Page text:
'Into Temptation' puts a modern slant on a priestly storyby Euan Kerr, Minnesota Public Radio
St. Paul, Minn. — The city of Minneapolis is one of the stars of "Into Temptation," a new movie that gets its world premiere at the Edina Theater on Thursday.
The film, which tells the story of a troubled Catholic priest who becomes obsessed with saving a mysterious young woman, was made on a shoestring but features some big-name stars.
Writer/director Patrick Coyle says the idea for "Into Temptation" came as a result of a surprising family revelation.
"I found out that my father was in the seminary studying to be a priest," Coyle says. "I didn't find this out until I was 19 or 20 years old and I was shocked. I couldn't put those pieces together."
Coyle's father's time in seminary came to an end when he met Coyle's mother, and they decided to marry. Years later, the story got Coyle thinking, particularly about what kind of priest his father would have made.
"And I sat down and started to write about it," Coyle says. "And then I wrote a scene where a priest encounters a kind of troubled young girl. So from that little kind of notion of what kind of Catholic priest my father would have made, became this screenplay."
In the film a young woman comes to confess to Father John Bauerlein. He's a young priest in an impoverished Minneapolis parish.
"Bless me Father, for I have sinned. My last confession was 19 years ago," she says.
"Welcome back," says the priest.
"I'd like to confess a sin I haven't committed yet. Can I do that?" she asks.
"Well, that's never come up," replies the priest. "What's the sin?"
"I'm going to kill myself. On my birthday. And I'm Aries, Father, so I don't have a lot of time."
The woman reveals how she has been living as a high-priced prostitute, but she runs before Father John can dissuade her from committing suicide. He becomes obsessed with finding her. It launches him on a journey through the seedier parts of Minneapolis.
Patrick Coyle sees Father John as a good but flawed man.
"He's afflicted by a need to help people," Coyle says. "And in so doing possibly redeems himself because there is some core part of him that really suffers."
To play the part of Father John Coyle enlisted "Law and Order" star Jeremy Sisto. He also really wanted to cast Kristin Chenoweth, who starred in the original Broadway production of "Wicked."
"And just out of the blue I picked up the phone and called her manager and I said 'Does your client have any desire to play a suicidal prostitute?' And she pounded her desk and said 'We've been looking for that.'"
It turned out Chenoweth was looking to break into new roles.
Coyle also cast Brian Baumgartner, a regular on Twin Cities stages before becoming better known as "Kevin" on "The Office." He plays a fellow priest who urges Father John to be careful with secrets learned in the confessional.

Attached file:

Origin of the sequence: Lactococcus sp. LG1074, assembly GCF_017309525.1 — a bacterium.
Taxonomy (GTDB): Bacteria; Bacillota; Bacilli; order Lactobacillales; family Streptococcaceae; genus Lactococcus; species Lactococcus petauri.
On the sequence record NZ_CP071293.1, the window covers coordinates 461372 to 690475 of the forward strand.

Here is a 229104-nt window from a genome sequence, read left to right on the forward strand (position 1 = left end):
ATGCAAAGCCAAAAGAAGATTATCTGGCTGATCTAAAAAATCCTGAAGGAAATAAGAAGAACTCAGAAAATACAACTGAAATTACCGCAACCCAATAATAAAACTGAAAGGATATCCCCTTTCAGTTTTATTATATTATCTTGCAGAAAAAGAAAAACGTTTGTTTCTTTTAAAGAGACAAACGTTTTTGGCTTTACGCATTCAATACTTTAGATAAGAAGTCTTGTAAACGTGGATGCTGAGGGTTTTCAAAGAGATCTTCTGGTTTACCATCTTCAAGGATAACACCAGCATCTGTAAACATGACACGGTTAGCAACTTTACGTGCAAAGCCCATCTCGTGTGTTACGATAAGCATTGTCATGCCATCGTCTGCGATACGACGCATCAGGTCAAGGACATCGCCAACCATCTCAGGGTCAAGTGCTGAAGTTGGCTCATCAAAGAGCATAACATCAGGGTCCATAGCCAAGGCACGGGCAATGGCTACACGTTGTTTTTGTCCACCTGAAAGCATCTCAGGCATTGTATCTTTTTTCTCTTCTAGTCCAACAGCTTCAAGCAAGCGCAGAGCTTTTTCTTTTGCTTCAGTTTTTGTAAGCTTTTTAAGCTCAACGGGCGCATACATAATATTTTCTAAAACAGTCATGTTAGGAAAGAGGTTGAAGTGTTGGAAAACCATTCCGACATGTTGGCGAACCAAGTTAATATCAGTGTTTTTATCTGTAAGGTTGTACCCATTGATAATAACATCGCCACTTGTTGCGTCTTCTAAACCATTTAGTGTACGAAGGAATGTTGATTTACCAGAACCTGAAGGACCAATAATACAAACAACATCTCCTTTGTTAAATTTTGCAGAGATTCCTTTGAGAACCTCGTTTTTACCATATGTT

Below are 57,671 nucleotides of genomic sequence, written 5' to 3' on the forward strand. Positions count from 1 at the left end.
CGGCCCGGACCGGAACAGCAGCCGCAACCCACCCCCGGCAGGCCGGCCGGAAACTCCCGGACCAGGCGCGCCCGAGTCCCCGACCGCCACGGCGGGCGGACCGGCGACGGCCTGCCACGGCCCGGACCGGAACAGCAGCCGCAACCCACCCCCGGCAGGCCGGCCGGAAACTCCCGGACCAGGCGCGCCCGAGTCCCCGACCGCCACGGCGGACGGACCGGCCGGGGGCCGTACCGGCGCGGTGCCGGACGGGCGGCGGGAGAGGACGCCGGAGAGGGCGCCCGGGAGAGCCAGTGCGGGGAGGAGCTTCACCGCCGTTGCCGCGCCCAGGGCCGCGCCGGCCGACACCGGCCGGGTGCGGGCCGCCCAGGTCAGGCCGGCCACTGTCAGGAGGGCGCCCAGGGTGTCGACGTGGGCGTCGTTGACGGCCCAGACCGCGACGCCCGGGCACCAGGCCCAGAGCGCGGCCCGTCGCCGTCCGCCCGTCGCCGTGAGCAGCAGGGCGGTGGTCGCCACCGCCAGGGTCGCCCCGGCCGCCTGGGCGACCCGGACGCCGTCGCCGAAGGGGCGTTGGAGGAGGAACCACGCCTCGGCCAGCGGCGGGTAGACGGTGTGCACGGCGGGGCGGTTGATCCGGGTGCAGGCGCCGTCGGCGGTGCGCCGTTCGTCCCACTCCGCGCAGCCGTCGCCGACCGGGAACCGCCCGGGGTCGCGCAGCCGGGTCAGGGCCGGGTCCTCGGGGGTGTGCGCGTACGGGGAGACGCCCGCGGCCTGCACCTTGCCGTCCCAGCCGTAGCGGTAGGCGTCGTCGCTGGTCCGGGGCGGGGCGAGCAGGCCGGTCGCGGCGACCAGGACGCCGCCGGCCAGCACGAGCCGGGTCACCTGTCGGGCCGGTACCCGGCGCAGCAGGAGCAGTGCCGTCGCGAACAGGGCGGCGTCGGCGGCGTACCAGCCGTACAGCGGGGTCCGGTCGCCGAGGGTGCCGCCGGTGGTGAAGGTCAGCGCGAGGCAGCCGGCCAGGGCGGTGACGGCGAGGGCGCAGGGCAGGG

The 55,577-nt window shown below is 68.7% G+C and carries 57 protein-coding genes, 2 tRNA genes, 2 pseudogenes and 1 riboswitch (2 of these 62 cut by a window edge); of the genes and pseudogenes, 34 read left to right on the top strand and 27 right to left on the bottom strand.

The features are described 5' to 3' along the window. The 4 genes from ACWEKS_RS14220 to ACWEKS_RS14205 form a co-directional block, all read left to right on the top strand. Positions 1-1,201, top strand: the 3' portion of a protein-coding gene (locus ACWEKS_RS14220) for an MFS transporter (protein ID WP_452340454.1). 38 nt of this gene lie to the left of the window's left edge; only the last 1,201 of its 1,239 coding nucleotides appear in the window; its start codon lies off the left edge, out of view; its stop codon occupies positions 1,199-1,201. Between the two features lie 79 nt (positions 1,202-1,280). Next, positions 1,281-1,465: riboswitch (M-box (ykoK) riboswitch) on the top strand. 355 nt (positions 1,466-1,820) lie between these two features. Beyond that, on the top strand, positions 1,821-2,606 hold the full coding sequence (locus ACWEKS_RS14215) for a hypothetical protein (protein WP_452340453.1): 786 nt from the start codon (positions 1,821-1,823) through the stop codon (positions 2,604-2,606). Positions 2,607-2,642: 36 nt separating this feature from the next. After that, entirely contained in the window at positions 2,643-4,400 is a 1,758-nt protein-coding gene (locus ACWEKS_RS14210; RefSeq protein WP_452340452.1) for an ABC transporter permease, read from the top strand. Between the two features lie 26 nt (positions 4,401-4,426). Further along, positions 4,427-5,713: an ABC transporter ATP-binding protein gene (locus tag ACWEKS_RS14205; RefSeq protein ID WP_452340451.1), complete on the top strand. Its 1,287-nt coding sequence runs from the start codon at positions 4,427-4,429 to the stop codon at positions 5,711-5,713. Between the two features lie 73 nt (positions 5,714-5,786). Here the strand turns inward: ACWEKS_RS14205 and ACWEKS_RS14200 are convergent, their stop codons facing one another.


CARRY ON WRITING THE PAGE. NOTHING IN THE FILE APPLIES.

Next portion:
"I do not want to hear you are assigned to a parish in Kabul for violating one of the only rules that does not need changing," he says in the film.
"Well, God forbid we bend a rule to save a life, Ralph," Father John replies.
"I mean it John, do not cross that line. That is my counsel." He pauses before continuing. "And when you do, just please be discrete."
"Into Temptation" features many local actors as the people Father John meets on his search.
The film also makes great use of the city of Minneapolis. Patrick Coyle says the crew was very lucky to get permission to use Incarnation Catholic church in South Minneapolis. Some of the other sites were tougher to find for Coyle and his locations manager.
"I needed a scene shot: Father John goes into a sex shop. And she said 'Are we going to build that?' And I said 'We don't really have the money to build a sex shop. We need someplace. I've heard they never ever let you into Sex World to shoot, but it would be some place like that.' And she came back the next day and said 'I got Sex World.' And I said, 'How did you do that?' And she said 'You don't want to know.'"
Coyle says she was joking.
"Into Temptation" will get its world premier Thursday at the Edina Theater, and then open the next day at the Lagoon in Minneapolis.
After the Minneapolis run it will play at select theaters around the country before being issued on DVD in October.
Minneapolis-St. Paul Magazine Arts and Entertainment Editor Tad Simons wrote a glowing review of "Into Temptation."
"This film is one of the most interesting explorations of faith and the nature of faith that I have seen in a long time," says Simons.
Simons says Father John's faith helps him make a difference in many people's lives, even as he seems to be unable to find the young woman.
"Even though all visible evidence to him is that he is failing at this, because his heart is in the right place and he is trying to do the right thing, he inadvertently does the right thing."
Simons calls "Into Temptation" one of the most interesting and intelligent indie films to come out of Minneapolis in some time.
- All Things Considered, 08/25/2009, 4:54 p.m.